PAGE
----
Jane Nylander. Bachrach photograph; Castle in the Clouds, Moultonborough, NewHampshire. Originally known as Lucknow, the house built for Tom and Olive Plant in 1913-1914 is currently undergoing restoration for the Castle Preservation Society. Jane and Richard Nylander serve as advisors. Photograph by John W. Hession, New Millennium Studios.
April 16, 2012 |
April 19-22. Glencoe, IL. CHICAGO BOTANIC GARDEN ANTIQUES AND GARDEN FAIR. The best garden antiques from over 100 exhibitors from the United States and Europe. Indoor display gardens and exquisite floral booths. Hours: 10 a.m. til 5 p.m. Admission: $15 at the door, Parking: $20 per car. For more information: (847) 835-5440, www.chicagobotanic.org/antiques.
Apr 20 – 22. Chicago, IL. CHICAGO ANTIQUE JEWELRY & WATCH SHOW This inaugural event will bring 100 of the finest collections of antique, estate and vintage jewelry and watches together for the first time in the Mid-west. No other event can offer these highly sought, unique items to members of the public and trade in this region. Visit www.AntqueJewelryChicago.com for details.
March 19, 2012 | The future of the art fair catalogue has arrived... and it is a TEFAF app for a smart phone. At yesterday's by invitation only preview for the European Fine Art Fair in Maasstricht, the most coveted accessory was a smart phone loaded with the new device. Interactive maps help visitors navigate their ways through the vast 265 exhibitor display. It also comes loaded with photographs of objects on offer, video clips, audio files and a curious "Try Out TEFAF" feature that lets you visualize an object in your own environment. The new app can be downloaded for free at www.tefaf.com/mobile.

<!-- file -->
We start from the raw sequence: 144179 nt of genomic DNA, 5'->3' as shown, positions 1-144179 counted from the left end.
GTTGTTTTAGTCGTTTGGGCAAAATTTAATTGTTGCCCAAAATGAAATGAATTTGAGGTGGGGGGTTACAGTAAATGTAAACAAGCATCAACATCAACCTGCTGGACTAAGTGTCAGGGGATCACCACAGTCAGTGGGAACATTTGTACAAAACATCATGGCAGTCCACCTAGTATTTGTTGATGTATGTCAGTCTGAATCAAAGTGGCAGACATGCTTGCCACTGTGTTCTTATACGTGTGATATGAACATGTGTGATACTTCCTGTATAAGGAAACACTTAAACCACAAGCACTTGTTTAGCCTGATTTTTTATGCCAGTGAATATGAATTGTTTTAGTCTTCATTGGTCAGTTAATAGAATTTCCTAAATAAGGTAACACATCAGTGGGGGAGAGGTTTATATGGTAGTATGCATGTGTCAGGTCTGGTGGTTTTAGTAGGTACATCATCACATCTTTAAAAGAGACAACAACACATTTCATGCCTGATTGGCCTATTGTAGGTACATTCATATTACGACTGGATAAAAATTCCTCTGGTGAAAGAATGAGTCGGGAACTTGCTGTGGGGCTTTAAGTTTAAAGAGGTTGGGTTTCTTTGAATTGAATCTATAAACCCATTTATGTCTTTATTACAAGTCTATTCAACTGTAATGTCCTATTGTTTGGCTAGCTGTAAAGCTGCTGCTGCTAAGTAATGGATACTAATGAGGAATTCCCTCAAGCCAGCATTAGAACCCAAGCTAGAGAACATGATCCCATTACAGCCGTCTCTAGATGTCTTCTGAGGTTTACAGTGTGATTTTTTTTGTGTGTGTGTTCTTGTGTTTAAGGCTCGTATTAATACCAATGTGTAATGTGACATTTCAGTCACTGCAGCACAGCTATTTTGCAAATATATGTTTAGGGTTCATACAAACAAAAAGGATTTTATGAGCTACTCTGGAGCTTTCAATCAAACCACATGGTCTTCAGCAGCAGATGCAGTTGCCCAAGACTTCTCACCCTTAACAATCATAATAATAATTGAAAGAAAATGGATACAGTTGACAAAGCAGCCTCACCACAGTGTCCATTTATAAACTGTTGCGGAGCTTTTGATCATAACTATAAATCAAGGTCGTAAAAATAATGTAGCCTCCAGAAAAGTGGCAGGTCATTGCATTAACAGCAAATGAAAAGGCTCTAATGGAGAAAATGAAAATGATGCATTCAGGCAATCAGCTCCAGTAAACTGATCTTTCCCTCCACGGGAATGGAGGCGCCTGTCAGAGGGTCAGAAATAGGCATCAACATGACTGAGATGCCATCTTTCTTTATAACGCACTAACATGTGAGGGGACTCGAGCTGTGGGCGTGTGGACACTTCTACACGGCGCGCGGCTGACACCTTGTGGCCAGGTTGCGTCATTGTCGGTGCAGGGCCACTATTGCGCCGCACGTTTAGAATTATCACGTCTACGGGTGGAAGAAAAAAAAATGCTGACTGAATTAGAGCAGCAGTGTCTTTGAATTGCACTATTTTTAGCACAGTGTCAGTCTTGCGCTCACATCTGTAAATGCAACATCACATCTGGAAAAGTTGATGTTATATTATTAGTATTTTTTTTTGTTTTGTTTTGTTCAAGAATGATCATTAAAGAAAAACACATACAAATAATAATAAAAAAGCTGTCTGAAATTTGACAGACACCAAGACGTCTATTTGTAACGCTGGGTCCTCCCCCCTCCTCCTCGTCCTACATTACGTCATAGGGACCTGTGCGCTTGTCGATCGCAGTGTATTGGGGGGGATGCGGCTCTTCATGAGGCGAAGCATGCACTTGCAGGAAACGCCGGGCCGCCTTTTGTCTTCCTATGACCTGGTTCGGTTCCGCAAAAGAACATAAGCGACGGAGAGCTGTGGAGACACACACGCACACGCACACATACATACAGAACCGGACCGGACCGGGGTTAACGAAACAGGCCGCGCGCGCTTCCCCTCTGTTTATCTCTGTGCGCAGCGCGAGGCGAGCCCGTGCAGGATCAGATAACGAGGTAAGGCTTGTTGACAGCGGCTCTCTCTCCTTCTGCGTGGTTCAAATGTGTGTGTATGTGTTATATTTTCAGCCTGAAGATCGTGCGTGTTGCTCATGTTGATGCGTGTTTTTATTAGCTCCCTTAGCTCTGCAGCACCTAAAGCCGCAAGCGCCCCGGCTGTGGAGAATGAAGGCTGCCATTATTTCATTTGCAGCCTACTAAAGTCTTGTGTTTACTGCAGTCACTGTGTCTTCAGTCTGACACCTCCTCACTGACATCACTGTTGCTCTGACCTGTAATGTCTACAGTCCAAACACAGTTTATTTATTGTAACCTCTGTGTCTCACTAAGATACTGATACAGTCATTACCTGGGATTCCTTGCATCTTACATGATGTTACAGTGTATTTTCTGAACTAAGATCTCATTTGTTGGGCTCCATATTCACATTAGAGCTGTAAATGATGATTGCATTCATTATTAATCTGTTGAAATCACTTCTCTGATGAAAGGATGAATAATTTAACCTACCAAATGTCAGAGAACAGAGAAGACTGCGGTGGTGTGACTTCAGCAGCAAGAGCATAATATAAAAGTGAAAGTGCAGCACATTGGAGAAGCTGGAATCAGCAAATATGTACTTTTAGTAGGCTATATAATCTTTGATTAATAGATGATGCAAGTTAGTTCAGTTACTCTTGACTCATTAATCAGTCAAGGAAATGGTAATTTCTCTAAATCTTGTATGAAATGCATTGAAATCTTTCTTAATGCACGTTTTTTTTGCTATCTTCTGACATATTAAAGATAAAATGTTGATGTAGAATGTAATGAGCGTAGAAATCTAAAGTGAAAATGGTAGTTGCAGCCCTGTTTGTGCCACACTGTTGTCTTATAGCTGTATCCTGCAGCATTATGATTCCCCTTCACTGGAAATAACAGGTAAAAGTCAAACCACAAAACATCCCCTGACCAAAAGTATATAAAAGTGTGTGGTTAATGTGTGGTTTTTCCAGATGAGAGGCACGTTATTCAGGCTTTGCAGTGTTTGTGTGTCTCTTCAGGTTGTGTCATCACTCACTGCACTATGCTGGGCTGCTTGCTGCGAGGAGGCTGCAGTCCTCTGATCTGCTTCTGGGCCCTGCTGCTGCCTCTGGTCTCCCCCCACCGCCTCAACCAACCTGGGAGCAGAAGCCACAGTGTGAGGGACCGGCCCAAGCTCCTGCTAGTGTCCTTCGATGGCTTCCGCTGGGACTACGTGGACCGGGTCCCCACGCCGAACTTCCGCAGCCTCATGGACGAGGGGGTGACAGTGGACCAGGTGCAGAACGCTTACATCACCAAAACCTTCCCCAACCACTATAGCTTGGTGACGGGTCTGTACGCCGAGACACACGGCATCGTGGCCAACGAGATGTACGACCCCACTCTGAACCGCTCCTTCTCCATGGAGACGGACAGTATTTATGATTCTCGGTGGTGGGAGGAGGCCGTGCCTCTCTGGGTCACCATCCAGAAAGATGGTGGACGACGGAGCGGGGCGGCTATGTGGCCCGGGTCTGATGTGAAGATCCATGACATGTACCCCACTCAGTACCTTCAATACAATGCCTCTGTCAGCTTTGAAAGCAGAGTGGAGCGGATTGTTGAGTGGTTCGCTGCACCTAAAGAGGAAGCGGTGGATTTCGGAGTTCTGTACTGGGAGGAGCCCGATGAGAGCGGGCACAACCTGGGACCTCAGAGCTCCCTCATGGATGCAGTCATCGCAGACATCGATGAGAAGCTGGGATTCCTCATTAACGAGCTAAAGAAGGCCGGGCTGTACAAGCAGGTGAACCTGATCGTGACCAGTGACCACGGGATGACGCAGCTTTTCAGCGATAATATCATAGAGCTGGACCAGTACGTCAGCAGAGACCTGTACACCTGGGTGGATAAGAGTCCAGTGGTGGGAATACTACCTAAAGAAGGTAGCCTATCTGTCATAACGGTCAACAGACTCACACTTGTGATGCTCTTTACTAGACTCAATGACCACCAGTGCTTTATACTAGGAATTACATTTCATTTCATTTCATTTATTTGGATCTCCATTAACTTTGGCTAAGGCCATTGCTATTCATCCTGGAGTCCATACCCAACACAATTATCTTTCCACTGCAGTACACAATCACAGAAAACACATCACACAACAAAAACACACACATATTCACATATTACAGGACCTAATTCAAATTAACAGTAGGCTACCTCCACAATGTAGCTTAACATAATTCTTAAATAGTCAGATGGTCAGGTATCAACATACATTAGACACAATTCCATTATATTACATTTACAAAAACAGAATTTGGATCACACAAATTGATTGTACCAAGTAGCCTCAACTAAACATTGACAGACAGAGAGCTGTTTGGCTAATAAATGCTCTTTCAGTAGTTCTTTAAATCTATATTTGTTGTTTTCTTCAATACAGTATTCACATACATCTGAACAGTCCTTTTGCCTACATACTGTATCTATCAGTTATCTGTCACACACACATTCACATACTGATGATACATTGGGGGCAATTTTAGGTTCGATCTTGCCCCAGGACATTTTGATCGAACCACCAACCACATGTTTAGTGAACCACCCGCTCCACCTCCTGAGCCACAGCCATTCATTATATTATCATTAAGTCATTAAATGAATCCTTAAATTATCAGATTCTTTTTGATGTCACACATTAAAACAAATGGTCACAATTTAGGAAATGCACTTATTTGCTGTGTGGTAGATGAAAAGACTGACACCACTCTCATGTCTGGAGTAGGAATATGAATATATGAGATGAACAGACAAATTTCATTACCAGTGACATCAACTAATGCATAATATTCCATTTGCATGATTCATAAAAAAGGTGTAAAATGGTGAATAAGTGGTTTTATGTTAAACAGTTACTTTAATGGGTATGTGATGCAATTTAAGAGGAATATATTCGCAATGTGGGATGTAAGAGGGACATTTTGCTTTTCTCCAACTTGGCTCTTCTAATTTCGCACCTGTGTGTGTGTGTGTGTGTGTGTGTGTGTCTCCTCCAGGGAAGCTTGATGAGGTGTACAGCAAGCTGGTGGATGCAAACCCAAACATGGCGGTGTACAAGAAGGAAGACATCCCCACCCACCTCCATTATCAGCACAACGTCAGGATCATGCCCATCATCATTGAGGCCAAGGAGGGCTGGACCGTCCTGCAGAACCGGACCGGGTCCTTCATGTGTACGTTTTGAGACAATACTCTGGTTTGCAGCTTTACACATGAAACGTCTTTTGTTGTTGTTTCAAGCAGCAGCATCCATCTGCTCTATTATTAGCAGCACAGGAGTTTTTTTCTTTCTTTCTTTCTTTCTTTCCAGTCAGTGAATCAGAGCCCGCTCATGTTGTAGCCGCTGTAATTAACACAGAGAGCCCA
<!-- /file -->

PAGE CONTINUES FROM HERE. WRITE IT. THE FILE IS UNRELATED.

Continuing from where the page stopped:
March 16, 2012 | "The museum doesn't have a shopping list but I hope our collectors do," said MFA Boston director Malcolm Rogers, who accompanied a group of American collectors through the European Fine Art Fair (TEFAF) on its opening day, March 15.
"I could be tempted to collect Old Master pictures instead of contemporary art," Whitney Museum of American Art director Adam D. Weinberg confessed to Boston collectors Ted and Barbara Alfond, part of the MFA delegation to the show, organized annually in Maastricht, The Netherlands. TEFAF was founded as a showcase for Old Masters pictures but has grown to encompass 265 exhibitors in a range of specialities, from antiquities to contemporary art.
Wednesday, Netherlands Queen Beatrix made a private tour of the fair, which has pulled out the stops in celebration of its silver jubilee. "Her personal taste runs more to contemporary art but she did admire our Bosschaert the Elder painting of flowers," said the London-based Old Masters dealer Johnny …» More
January 1, 2012 |
We asked exhibitors at the Winter Antiques Show to highlight one exceptional object in their booths and describe it as they might to an interested collector. Here are the things they chose, along with some of their comments.
We are thrilled to be bringing a cache of extraordinary objects to the 2012 Winter Antiques Show, including this marble sarcophagus-form planter from the Hurstmont estate in Harding Township, New Jersey. Hurstmont, the country home of industrialist James Pyle and his wife Adelaide McAlpin Pyle, is an 1886 house rebuilt in 1902-1903 by the legendary Stanford White of McKim, Mead and White. The planter is presumed to have been purchased by White in Italy specifically for Hurstmont, along with an impressive marble bench and a replica of the Borghese Vase. According to noted sculptor and scholar Peter Rockwell (son of Norman Rockwell), the carving, which depicts the …» More
Pickle Dish, American China Manufactory (Bonnin and Morris), Philadelphia, 1771-72. Soft-paste porcelain with lead glaze; height 4 3/16, width 4 1/2» View All